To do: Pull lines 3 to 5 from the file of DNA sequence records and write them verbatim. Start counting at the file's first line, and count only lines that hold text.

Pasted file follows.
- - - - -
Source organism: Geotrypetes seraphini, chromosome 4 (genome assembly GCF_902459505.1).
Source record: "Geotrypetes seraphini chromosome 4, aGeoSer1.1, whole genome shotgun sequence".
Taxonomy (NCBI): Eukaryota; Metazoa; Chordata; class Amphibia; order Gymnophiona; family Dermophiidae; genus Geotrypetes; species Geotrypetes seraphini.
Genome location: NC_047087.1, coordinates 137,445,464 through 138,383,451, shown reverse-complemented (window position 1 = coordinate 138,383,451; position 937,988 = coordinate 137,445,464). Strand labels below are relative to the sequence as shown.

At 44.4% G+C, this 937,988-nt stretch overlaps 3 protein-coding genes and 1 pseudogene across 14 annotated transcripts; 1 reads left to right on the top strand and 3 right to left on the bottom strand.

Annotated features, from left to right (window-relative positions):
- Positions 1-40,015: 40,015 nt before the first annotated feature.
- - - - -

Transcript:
Taxonomy (NCBI): Eukaryota; Metazoa; Chordata; class Amphibia; order Gymnophiona; family Dermophiidae; genus Geotrypetes; species Geotrypetes seraphini.
Genome location: NC_047087.1, coordinates 137,445,464 through 138,383,451, shown reverse-complemented (window position 1 = coordinate 138,383,451; position 937,988 = coordinate 137,445,464). Strand labels below are relative to the sequence as shown.

At 44.4% G+C, this 937,988-nt stretch overlaps 3 protein-coding genes and 1 pseudogene across 14 annotated transcripts; 1 reads left to right on the top strand and 3 right to left on the bottom strand.